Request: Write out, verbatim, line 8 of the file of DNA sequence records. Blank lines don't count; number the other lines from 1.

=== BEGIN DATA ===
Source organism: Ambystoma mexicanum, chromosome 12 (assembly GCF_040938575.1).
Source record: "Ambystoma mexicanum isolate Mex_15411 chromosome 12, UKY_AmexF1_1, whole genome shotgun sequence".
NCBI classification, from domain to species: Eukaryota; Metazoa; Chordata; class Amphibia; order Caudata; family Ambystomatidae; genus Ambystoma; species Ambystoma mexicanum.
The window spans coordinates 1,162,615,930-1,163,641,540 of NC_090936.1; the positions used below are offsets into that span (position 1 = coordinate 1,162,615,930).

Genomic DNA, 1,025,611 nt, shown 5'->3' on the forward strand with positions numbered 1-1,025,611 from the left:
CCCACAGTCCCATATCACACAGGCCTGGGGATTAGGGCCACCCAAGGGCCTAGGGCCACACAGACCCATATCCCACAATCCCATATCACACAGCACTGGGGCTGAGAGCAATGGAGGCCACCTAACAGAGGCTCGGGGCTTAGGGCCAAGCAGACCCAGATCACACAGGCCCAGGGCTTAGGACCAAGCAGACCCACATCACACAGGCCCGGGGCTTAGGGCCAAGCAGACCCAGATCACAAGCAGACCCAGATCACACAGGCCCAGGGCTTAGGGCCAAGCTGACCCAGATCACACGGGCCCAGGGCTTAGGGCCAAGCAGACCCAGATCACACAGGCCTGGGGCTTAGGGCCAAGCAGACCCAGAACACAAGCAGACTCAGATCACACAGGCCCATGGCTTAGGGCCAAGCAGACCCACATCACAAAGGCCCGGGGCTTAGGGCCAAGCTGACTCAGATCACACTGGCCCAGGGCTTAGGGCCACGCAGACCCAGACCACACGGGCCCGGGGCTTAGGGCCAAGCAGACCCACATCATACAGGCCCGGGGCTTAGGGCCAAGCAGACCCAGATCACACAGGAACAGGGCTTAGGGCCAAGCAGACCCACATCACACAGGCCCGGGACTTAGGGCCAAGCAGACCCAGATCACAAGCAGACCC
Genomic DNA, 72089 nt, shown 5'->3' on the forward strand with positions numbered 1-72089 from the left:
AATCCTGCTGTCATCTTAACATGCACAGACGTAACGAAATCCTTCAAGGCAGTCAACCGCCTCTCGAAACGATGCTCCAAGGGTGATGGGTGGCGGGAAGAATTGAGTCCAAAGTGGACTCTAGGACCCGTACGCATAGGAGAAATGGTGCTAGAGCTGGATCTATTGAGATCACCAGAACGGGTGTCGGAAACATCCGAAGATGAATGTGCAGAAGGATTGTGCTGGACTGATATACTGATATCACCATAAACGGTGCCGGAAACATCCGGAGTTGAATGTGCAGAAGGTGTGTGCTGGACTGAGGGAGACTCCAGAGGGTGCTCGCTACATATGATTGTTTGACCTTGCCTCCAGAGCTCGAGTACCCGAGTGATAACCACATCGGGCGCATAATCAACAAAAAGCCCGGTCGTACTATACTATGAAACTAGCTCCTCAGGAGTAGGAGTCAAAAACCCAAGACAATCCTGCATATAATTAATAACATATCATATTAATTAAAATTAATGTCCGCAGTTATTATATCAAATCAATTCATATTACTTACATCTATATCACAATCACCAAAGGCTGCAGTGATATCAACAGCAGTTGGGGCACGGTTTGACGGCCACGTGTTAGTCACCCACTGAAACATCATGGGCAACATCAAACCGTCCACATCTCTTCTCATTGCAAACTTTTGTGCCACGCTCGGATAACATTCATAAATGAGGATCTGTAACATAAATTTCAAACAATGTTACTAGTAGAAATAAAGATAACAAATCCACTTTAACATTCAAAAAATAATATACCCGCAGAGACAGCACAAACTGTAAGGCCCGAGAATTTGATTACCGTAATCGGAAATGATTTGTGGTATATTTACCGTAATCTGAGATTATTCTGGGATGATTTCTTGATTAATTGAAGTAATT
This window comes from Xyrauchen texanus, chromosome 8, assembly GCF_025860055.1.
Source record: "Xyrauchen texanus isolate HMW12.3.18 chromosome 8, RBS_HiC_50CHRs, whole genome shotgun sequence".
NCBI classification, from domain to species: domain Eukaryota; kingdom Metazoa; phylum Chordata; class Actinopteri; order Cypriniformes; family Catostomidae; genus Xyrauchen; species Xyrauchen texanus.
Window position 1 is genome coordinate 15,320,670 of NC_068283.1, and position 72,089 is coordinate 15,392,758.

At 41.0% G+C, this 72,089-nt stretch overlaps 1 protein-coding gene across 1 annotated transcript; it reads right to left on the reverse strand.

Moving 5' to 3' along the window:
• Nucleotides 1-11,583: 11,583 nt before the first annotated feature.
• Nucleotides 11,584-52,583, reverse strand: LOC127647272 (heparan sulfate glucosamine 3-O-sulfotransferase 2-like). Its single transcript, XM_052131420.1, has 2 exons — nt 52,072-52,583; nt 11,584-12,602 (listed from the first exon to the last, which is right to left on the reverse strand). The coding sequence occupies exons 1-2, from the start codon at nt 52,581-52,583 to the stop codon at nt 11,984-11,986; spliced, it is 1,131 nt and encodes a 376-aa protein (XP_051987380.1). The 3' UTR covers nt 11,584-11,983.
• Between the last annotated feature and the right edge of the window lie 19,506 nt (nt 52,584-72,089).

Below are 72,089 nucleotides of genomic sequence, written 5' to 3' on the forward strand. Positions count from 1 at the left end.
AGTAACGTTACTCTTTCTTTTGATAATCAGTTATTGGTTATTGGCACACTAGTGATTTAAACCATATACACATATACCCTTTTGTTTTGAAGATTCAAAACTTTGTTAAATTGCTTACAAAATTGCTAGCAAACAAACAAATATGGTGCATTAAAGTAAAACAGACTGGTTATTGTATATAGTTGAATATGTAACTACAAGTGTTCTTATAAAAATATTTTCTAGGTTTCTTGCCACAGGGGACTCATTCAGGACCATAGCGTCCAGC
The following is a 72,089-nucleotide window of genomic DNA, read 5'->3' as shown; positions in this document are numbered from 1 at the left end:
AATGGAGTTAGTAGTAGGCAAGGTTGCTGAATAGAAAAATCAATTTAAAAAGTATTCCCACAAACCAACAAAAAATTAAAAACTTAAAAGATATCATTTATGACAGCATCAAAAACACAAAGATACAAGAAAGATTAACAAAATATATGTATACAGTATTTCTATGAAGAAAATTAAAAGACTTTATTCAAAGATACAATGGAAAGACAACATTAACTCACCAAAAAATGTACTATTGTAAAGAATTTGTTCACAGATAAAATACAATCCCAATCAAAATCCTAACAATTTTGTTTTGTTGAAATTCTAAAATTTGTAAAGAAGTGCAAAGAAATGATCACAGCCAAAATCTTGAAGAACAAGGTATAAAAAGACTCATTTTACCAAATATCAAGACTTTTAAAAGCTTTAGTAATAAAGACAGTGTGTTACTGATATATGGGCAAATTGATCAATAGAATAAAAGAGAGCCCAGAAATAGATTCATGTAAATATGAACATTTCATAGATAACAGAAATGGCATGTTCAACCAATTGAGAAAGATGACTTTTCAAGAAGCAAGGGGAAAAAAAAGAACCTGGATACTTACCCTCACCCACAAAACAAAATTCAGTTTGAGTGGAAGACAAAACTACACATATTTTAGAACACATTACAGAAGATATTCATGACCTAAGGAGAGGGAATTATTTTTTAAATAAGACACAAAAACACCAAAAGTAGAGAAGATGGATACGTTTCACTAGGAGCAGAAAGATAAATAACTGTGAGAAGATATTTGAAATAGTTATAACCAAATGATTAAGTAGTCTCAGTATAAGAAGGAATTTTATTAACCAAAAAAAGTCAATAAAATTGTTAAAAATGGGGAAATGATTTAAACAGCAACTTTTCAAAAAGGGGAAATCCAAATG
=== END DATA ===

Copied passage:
AATCCTGCTGTCATCTTAACATGCACAGACGTAACGAAATCCTTCAAGGCAGTCAACCGCCTCTCGAAACGATGCTCCAAGGGTGATGGGTGGCGGGAAGAATTGAGTCCAAAGTGGACTCTAGGACCCGTACGCATAGGAGAAATGGTGCTAGAGCTGGATCTATTGAGATCACCAGAACGGGTGTCGGAAACATCCGAAGATGAATGTGCAGAAGGATTGTGCTGGACTGATATACTGATATCACCATAAACGGTGCCGGAAACATCCGGAGTTGAATGTGCAGAAGGTGTGTGCTGGACTGAGGGAGACTCCAGAGGGTGCTCGCTACATATGATTGTTTGACCTTGCCTCCAGAGCTCGAGTACCCGAGTGATAACCACATCGGGCGCATAATCAACAAAAAGCCCGGTCGTACTATACTATGAAACTAGCTCCTCAGGAGTAGGAGTCAAAAACCCAAGACAATCCTGCATATAATTAATAACATATCATATTAATTAAAATTAATGTCCGCAGTTATTATATCAAATCAATTCATATTACTTACATCTATATCACAATCACCAAAGGCTGCAGTGATATCAACAGCAGTTGGGGCACGGTTTGACGGCCACGTGTTAGTCACCCACTGAAACATCATGGGCAACATCAAACCGTCCACATCTCTTCTCATTGCAAACTTTTGTGCCACGCTCGGATAACATTCATAAATGAGGATCTGTAACATAAATTTCAAACAATGTTACTAGTAGAAATAAAGATAACAAATCCACTTTAACATTCAAAAAATAATATACCCGCAGAGACAGCACAAACTGTAAGGCCCGAGAATTTGATTACCGTAATCGGAAATGATTTGTGGTATATTTACCGTAATCTGAGATTATTCTGGGATGATTTCTTGATTAATTGAAGTAATT